Author Interviews, Exercise - Fitness, Karolinski Institute, Mental Health Research, PLoS / 11.02.2017

MedicalResearch.com Interview with: soccer; creative commons imageTorbjörn Vestberg Licensed Psychologist & Researcher Department of Clinical Neuroscience, Karolinska Institutet Stockholm, Sweden MedicalResearch.com: What is the background for this study? What are the main findings? Response: The aim of our research is to study the importance of executive functions for successful behaviour. In our first study published in 2012 (Executive Functions Predict the Success of Top-Soccer Players) we showed that the level of elite soccer players’ higher executive functions was in general 2 standard deviations above the normal population. It was the same for both men and women. Moreover, we also found a strong correlation between the capacities of higher executive functions and the number of goals and assists the player made after two and a half year. In our new study we were interested in how the situation is at a younger age, from twelve to nineteen years of age. Because of the maturation of the brain, higher executive functions do not reach their full capacity before nineteen years of age. On basis of this, our question was whether there were other parts of the executive functions that correlated with success in soccer. In this new study, we focused on core executive functions like the working memory, as it reaches its full capacity in the early teens. We found that there was a moderate correlation with the accuracy of the working memory and the number of goals the junior elite players made during a period of two years. When we made a composite measurement of both the demanding working memory and the test for the capacity of the higher executive functions, we found a strong correlation between these results and the number of goals that the players made during the two years of time. When we measured IQ and physical features, like length, we found out that those did not influence the results. (more…)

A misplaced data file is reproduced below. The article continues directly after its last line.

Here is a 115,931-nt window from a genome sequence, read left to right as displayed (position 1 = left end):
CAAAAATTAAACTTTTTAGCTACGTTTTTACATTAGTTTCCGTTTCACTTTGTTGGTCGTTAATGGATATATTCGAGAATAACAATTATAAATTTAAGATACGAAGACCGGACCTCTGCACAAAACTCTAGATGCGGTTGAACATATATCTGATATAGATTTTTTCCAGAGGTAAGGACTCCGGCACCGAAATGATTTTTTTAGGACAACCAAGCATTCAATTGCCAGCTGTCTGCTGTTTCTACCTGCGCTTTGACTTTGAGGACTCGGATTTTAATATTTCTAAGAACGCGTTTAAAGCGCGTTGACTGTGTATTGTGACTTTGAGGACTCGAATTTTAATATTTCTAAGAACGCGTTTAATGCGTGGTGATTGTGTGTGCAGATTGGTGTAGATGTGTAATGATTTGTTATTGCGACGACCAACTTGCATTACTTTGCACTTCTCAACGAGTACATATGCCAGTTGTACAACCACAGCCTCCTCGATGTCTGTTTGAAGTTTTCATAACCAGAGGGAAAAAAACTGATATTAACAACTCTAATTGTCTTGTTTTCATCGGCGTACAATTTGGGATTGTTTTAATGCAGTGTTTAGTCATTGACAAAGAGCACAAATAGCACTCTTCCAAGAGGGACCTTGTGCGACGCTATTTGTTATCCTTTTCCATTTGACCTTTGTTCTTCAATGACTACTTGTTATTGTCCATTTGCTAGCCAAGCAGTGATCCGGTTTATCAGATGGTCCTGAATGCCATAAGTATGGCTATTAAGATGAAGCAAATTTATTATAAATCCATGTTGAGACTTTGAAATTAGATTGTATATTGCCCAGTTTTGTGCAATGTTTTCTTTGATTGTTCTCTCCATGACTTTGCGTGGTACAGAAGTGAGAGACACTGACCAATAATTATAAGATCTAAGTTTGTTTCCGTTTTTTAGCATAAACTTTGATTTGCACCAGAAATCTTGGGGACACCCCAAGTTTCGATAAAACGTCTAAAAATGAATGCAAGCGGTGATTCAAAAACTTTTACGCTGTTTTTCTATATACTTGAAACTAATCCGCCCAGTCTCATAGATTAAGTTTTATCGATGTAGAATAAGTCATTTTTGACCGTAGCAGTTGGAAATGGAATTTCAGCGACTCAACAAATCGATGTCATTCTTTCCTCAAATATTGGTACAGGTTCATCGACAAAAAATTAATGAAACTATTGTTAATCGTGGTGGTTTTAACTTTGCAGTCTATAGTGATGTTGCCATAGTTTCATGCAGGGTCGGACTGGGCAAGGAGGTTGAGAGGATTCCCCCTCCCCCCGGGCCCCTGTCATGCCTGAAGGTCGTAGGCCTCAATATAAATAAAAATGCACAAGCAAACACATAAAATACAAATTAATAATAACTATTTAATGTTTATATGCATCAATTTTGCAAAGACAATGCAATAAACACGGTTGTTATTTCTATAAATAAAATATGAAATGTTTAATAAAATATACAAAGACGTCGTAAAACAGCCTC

Author Interviews, Mental Health Research, Pediatrics, Technology / 09.02.2017

MedicalResearch.com Interview with: Dr. Christopher J. Ferguson PhD Professor of Psychology Stetson University MedicalResearch.com: What is the background for this study? Response: The degree to which screen time influences youth across a variety of behavioral outcomes has been a source of debate and contention for decades. For many years the American Academy of Pediatrics recommended to parents that they allow older children no more than 2 hours of screen time per day. However, this number was never clearly based on good data. And in 2014 one study (Przybylski, 2014 in Pediatrics) suggested that ties between screen time and behavioral outcomes were very weak, and only seen for the most extreme screen users. So I was curious to see if these results would replicate for a large sample of US youth. (more…)
Author Interviews, Cognitive Issues, Gender Differences, Hip Fractures, Orthopedics / 09.02.2017